Camp COOL, a summer camp focused on young people with
cerebral palsy and spina bifida, is set to end Sunday after four days of fun
The camp is finishing its sixth year after starting in 2013. Camp COOL (Children Overcoming Obstacles through Love) is the brainchild of Jasper native Brittany Henson, who was inspired to start the program after volunteering for several years at a similar camp in Florida that her cousin attended.
“I volunteered there from 1998 until 2012, and it was around 2003 when I first had the idea that we needed a camp like that in our area,” said Henson, president of Camp COOL and a speech therapist in the Walker County school system. “There wasn’t anything like that here, and our children deserved a place where they could go and have fun and interact with others.”
For many of the participants, camp is the only time they are away from their caretakers. Henson said the break is good for the children and their parents.
“This gives the children a place to come and be just like any other child going to camp,” she said, “and it also helps the parents get a chance to recharge for a few days.”
Camp COOL offers a variety of activities to its campers, including swimming, crafts and a huge talent show. Each year, the camp also has a special theme with a night to celebrate that theme. For 2018, the theme was the circus. On Friday morning, the 15 staff members were preparing for the circus night activities later that day.
“We pack as much into the week as we can, because four days and three nights isn’t a lot of time,” Henson said. "This is just like any other summer camp. It is basically the same activities that any child would do at summer camp, but has been modified to fit the needs of the children who come here."
The camp is also Christian-based and has devotions for the children each day.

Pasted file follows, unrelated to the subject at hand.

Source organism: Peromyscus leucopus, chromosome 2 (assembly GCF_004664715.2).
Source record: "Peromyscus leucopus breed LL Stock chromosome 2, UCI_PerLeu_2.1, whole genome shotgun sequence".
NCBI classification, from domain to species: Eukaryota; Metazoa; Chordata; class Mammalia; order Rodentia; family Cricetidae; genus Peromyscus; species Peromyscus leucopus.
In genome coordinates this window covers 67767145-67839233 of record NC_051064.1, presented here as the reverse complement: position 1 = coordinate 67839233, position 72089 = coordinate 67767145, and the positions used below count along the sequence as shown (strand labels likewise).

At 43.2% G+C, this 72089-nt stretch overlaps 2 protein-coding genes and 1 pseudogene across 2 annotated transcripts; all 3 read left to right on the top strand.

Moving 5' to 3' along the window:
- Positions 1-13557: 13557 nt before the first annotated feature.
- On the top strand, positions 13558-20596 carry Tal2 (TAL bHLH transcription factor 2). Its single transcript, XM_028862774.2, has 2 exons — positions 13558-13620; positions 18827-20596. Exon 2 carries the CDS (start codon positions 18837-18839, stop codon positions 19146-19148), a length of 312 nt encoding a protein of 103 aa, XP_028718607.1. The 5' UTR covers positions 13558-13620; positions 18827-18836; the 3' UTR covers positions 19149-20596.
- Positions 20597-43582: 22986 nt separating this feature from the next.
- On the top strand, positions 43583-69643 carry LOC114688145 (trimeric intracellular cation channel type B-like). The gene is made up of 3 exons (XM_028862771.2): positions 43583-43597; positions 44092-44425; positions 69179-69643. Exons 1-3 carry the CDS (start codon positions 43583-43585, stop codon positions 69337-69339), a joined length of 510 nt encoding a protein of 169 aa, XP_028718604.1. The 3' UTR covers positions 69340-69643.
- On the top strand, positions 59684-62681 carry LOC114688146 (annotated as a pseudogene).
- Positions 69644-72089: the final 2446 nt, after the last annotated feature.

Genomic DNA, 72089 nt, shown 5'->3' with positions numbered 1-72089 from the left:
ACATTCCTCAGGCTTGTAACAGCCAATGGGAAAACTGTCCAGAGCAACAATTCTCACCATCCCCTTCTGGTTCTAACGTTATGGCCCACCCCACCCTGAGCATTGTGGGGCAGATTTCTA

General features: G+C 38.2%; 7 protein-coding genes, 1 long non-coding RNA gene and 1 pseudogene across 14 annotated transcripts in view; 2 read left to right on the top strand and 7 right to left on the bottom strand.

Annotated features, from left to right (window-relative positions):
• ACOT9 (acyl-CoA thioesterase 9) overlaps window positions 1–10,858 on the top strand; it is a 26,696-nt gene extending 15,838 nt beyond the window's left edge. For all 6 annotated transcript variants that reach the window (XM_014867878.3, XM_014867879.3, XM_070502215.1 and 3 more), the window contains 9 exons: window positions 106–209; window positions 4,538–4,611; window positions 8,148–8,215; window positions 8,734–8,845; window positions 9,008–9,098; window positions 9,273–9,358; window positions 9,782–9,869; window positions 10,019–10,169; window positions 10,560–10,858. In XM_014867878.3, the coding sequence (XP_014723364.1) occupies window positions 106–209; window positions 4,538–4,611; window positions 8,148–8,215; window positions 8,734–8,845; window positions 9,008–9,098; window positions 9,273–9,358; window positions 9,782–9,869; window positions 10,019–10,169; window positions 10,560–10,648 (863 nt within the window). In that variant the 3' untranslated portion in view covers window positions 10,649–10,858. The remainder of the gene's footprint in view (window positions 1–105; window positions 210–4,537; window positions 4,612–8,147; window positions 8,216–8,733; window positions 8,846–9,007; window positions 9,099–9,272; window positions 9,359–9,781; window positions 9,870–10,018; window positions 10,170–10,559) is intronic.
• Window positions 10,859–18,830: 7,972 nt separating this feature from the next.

“We want to show the love of Christ through all that we do here,” Henson added.
Campers can be between the ages of 6 and 21. There are 13 children attending the camp this year with some of those campers coming every year since 2013. The camp is free for those children to attend.
“This is a special place,” 17-year-old Brittany Barton said. “I have been here all six years. I love it. It is fun. My favorite thing is pranking the boys.”
Haley May is one of the older campers at age 20. She has also attended the camp each year.
“The people here are so nice,” May said. “That is what I like most about camp. They don’t treat us any different from anyone else. Everyone here is treated the same.”
In addition to the volunteer staff, there is also a nurse on-site at all times. A physical therapist and occupational therapist also check in throughout the camp days.
Counselors are made up of area youth, ages 14 to 18. Because of the special needs of the campers, at least two counselors are required per child. Henson said finding counselors can be a difficult task.
“There are a lot of reasons for that. A lot of children that age have jobs or they have athletic practice throughout the summer. Some of them even have a fear about volunteering at the camp because they are not used to being around people with special needs,” she said. “Once they are here, they find out how much they have in common with the campers. They listen to the same music; play the same games. They are able to build some great relationships with each other.”
Henson said a majority of counselors this year came from the youth group at Argo First Baptist Church.
“We had spoken at their church, and they really stepped up to help us this summer,” Henson said. “They have done a great job so far.”
Counselors arrive almost a full day before campers, which allows the staff to train them on many aspects of how to assist the campers.
“It is a pretty rigorous training,” Henson said. “This group has been as good a group as we have ever had. They have worked hard, and they have had a lot of fun, too. They have been a joy for us to work with. I hope they want to return next year.”
Henson said the volunteerism can be as impactful on the counselors as the camp is for the campers.
“Our campers talk about camp 365 days per year. They love it and can’t wait to come back,” she said. “Our counselors are similar. All of them are usually crying on Sunday when camp is over, and many of our counselors have decided on their careers after assisting at our camp. We have had many go into physical therapy and speech therapy because of the impact that Camp COOL had on them.”
Funding for the camp comes from a grant from the Walker Area Community Foundation and private donors.
“Our community has done so much for us,” Henson said. “People are always willing to give or help in any way that they can. That kind of support is so important to what we do, and we are very thankful for everyone who has helped us in any way.”
For more information on Camp COOL, call 205-522-9043 or email email@example.com. The camp also has a Facebook page.